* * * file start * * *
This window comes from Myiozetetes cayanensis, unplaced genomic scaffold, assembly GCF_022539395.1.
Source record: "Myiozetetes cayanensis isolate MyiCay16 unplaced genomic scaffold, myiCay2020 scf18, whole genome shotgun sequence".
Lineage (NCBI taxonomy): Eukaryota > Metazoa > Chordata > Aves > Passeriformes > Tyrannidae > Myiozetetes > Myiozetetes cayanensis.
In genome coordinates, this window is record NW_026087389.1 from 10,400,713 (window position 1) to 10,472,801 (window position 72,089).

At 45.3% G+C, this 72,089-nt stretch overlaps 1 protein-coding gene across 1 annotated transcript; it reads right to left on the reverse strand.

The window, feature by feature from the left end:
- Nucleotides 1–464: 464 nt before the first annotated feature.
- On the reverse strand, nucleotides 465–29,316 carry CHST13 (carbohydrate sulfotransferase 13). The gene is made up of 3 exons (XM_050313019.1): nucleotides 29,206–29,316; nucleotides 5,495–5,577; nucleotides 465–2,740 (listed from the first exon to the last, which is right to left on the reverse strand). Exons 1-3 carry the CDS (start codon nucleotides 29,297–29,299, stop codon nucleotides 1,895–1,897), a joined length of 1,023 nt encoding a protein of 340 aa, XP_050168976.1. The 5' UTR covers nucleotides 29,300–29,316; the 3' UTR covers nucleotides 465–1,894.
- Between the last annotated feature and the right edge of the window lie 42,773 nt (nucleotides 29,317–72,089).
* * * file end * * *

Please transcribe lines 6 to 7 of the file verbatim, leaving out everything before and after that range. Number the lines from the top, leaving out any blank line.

The window, feature by feature from the left end:
- Nucleotides 1–464: 464 nt before the first annotated feature.